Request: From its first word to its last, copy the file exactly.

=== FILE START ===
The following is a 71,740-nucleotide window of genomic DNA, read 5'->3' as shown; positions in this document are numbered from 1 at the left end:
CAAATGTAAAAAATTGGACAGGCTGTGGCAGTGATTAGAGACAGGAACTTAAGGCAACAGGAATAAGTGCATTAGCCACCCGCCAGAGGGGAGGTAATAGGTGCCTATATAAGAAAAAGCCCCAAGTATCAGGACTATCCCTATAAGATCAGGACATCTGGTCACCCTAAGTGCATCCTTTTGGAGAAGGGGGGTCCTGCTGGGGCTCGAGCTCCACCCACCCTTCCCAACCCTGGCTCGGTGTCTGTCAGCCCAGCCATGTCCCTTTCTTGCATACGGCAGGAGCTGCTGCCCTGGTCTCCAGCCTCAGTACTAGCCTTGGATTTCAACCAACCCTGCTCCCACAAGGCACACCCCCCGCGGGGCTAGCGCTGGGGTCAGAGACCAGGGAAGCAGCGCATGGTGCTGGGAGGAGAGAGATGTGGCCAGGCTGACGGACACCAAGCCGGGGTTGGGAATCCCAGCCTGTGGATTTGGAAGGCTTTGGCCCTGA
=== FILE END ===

The following is a 71,740-nucleotide window of genomic DNA, read 5'->3' as shown; positions in this document are numbered from 1 at the left end:
CAAATGTAAAAAATTGGACAGGCTGTGGCAGTGATTAGAGACAGGAACTTAAGGCAACAGGAATAAGTGCATTAGCCACCCGCCAGAGGGGAGGTAATAGGTGCCTATATAAGAAAAAGCCCCAAGTATCAGGACTATCCCTATAAGATCAGGACATCTGGTCACCCTAAGTGCATCCTTTTGGAGAAGGGGGGTCCTGCTGGGGCTCGAGCTCCACCCACCCTTCCCAACCCTGGCTCGGTGTCTGTCAGCCCAGCCATGTCCCTTTCTTGCATACGGCAGGAGCTGCTGCCCTGGTCTCCAGCCTCAGTACTAGCCTTGGATTTCAACCAACCCTGCTCCCACAAGGCACACCCCCCGCGGGGCTAGCGCTGGGGTCAGAGACCAGGGAAGCAGCGCATGGTGCTGGGAGGAGAGAGATGTGGCCAGGCTGACGGACACCAAGCCGGGGTTGGGAATCCCAGCCTGTGGATTTGGAAGGCTTTGGCCCTGA